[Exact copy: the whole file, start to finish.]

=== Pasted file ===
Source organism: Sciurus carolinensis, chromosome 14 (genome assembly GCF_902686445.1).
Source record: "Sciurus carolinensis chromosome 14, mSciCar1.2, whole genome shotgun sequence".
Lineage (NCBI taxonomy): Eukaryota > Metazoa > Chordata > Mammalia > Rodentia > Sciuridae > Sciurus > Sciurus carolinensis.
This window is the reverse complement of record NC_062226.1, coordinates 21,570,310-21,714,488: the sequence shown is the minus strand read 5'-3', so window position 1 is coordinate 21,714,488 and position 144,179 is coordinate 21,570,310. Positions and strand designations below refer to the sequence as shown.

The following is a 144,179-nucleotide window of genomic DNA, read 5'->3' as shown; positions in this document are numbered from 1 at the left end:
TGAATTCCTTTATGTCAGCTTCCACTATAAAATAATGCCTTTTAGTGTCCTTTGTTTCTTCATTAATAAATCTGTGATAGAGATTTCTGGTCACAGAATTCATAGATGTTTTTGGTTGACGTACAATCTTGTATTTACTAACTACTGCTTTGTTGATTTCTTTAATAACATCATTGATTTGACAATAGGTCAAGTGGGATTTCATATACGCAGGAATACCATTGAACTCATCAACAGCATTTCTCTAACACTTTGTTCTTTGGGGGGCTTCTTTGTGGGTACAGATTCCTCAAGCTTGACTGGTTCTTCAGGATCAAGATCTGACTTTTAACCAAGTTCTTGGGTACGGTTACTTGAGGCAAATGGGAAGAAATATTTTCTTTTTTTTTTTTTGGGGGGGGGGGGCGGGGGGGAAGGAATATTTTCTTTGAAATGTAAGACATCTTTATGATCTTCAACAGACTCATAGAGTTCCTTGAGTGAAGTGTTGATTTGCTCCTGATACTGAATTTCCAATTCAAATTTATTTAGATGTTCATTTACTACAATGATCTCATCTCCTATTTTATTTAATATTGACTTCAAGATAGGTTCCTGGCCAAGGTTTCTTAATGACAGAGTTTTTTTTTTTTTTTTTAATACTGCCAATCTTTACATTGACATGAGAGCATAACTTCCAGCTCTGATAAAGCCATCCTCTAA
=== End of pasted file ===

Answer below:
Source organism: Sciurus carolinensis, chromosome 14 (genome assembly GCF_902686445.1).
Source record: "Sciurus carolinensis chromosome 14, mSciCar1.2, whole genome shotgun sequence".
Lineage (NCBI taxonomy): Eukaryota > Metazoa > Chordata > Mammalia > Rodentia > Sciuridae > Sciurus > Sciurus carolinensis.
This window is the reverse complement of record NC_062226.1, coordinates 21,570,310-21,714,488: the sequence shown is the minus strand read 5'-3', so window position 1 is coordinate 21,714,488 and position 144,179 is coordinate 21,570,310. Positions and strand designations below refer to the sequence as shown.

The following is a 144,179-nucleotide window of genomic DNA, read 5'->3' as shown; positions in this document are numbered from 1 at the left end:
TGAATTCCTTTATGTCAGCTTCCACTATAAAATAATGCCTTTTAGTGTCCTTTGTTTCTTCATTAATAAATCTGTGATAGAGATTTCTGGTCACAGAATTCATAGATGTTTTTGGTTGACGTACAATCTTGTATTTACTAACTACTGCTTTGTTGATTTCTTTAATAACATCATTGATTTGACAATAGGTCAAGTGGGATTTCATATACGCAGGAATACCATTGAACTCATCAACAGCATTTCTCTAACACTTTGTTCTTTGGGGGGCTTCTTTGTGGGTACAGATTCCTCAAGCTTGACTGGTTCTTCAGGATCAAGATCTGACTTTTAACCAAGTTCTTGGGTACGGTTACTTGAGGCAAATGGGAAGAAATATTTTCTTTTTTTTTTTTTGGGGGGGGGGGGCGGGGGGGAAGGAATATTTTCTTTGAAATGTAAGACATCTTTATGATCTTCAACAGACTCATAGAGTTCCTTGAGTGAAGTGTTGATTTGCTCCTGATACTGAATTTCCAATTCAAATTTATTTAGATGTTCATTTACTACAATGATCTCATCTCCTATTTTATTTAATATTGACTTCAAGATAGGTTCCTGGCCAAGGTTTCTTAATGACAGAGTTTTTTTTTTTTTTTTTAATACTGCCAATCTTTACATTGACATGAGAGCATAACTTCCAGCTCTGATAAAGCCATCCTCTAA